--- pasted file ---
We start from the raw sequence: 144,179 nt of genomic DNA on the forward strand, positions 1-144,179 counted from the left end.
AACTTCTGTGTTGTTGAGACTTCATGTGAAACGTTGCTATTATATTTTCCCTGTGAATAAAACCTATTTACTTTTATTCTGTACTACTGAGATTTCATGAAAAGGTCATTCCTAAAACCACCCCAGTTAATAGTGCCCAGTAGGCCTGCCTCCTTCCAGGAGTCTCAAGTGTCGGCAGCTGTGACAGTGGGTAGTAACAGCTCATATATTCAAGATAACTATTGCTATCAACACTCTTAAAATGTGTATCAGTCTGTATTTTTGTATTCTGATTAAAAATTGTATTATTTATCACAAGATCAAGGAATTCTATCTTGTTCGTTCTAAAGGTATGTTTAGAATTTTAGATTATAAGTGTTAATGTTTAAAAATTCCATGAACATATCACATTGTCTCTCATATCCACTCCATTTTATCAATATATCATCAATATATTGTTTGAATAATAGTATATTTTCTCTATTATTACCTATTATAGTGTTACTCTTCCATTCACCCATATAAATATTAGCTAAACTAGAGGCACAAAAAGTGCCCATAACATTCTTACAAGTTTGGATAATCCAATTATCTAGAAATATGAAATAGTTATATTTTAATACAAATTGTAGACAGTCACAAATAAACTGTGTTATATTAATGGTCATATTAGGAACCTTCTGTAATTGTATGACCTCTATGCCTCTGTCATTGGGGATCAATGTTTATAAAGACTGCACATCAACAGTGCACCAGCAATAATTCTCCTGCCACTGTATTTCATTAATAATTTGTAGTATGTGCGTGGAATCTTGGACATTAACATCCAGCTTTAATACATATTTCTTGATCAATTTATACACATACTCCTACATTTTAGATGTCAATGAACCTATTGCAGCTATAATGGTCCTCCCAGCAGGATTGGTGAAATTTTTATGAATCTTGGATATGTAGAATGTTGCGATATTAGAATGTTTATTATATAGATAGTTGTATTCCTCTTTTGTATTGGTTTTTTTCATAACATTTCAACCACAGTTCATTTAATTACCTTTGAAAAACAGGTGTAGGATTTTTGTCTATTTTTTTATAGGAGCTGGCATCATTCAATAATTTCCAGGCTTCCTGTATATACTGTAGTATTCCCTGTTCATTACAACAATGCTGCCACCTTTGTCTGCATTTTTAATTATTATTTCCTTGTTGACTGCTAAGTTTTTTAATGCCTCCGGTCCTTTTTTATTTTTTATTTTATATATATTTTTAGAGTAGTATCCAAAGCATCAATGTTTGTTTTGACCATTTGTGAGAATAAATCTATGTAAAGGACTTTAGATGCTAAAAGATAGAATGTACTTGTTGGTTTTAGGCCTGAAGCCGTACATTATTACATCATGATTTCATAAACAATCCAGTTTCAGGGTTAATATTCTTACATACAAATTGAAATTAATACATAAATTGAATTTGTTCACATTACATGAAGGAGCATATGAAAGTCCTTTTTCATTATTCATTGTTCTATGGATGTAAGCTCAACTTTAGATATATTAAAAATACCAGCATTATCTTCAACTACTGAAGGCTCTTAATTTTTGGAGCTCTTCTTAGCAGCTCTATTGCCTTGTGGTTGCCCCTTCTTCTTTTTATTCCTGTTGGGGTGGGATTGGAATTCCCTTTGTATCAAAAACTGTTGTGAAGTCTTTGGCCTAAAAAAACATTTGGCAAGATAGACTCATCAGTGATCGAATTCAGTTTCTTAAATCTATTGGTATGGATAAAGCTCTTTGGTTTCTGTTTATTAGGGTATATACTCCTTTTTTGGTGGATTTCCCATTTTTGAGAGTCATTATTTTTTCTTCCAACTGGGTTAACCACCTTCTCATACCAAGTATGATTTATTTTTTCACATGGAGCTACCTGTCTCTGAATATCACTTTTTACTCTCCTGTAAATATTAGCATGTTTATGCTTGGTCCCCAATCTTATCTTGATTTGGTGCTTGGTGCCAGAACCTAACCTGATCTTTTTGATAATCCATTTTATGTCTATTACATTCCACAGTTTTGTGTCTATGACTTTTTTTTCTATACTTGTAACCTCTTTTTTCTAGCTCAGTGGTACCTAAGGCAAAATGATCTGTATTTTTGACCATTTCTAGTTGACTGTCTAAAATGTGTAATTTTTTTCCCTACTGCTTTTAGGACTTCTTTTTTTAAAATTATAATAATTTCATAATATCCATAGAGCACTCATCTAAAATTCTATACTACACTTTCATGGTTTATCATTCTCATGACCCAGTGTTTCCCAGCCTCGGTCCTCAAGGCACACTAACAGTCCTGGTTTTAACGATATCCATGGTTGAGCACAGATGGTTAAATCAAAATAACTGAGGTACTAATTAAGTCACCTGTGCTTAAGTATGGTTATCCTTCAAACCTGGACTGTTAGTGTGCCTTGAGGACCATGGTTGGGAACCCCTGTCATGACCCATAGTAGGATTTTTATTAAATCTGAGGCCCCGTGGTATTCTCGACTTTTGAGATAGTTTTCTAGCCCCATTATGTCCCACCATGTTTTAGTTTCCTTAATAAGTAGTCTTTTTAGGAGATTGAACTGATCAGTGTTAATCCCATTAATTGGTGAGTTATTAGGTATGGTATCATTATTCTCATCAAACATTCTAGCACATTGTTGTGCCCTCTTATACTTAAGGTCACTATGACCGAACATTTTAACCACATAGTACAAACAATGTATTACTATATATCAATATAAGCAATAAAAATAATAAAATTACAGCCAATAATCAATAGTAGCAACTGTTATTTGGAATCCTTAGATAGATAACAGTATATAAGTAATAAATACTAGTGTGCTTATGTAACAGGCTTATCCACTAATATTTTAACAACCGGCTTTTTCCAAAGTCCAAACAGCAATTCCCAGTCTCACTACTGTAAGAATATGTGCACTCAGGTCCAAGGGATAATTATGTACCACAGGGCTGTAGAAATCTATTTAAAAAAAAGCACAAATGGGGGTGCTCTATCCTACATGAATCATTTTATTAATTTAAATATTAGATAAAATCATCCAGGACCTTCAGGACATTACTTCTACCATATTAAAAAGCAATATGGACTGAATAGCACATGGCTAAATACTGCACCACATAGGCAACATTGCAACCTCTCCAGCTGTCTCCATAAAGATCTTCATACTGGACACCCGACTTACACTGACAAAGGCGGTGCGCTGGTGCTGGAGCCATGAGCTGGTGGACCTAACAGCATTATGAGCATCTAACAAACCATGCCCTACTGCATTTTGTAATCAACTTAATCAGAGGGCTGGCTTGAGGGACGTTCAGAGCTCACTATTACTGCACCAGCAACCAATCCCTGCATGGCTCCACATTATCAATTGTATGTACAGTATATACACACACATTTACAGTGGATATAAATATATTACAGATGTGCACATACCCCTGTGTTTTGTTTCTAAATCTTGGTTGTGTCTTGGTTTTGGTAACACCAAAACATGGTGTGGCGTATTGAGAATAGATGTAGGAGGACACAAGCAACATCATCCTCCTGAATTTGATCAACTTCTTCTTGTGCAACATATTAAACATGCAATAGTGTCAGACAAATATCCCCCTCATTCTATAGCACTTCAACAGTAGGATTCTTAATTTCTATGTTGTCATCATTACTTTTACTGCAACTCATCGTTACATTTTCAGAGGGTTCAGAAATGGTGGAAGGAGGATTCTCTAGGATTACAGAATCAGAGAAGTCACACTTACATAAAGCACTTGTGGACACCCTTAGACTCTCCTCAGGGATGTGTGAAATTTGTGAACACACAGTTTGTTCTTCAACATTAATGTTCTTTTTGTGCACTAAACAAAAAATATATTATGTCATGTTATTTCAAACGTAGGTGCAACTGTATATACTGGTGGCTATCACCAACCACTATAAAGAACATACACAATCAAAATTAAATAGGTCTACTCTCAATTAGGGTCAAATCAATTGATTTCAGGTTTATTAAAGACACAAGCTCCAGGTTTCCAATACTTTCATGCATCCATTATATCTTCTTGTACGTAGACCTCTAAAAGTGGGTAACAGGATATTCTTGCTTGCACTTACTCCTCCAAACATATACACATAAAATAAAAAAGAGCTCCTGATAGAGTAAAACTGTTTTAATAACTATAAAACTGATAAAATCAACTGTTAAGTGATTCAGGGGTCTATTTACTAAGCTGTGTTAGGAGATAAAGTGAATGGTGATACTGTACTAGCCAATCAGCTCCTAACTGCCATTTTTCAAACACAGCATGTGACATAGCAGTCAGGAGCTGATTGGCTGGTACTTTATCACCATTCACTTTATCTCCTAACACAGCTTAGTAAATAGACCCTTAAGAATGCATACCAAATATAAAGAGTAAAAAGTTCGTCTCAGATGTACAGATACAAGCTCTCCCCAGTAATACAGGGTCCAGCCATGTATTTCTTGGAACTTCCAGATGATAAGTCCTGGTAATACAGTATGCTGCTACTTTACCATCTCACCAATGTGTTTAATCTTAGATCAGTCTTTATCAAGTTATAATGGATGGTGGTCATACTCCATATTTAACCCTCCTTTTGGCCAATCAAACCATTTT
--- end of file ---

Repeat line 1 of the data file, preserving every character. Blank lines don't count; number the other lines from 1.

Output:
We start from the raw sequence: 144,179 nt of genomic DNA on the forward strand, positions 1-144,179 counted from the left end.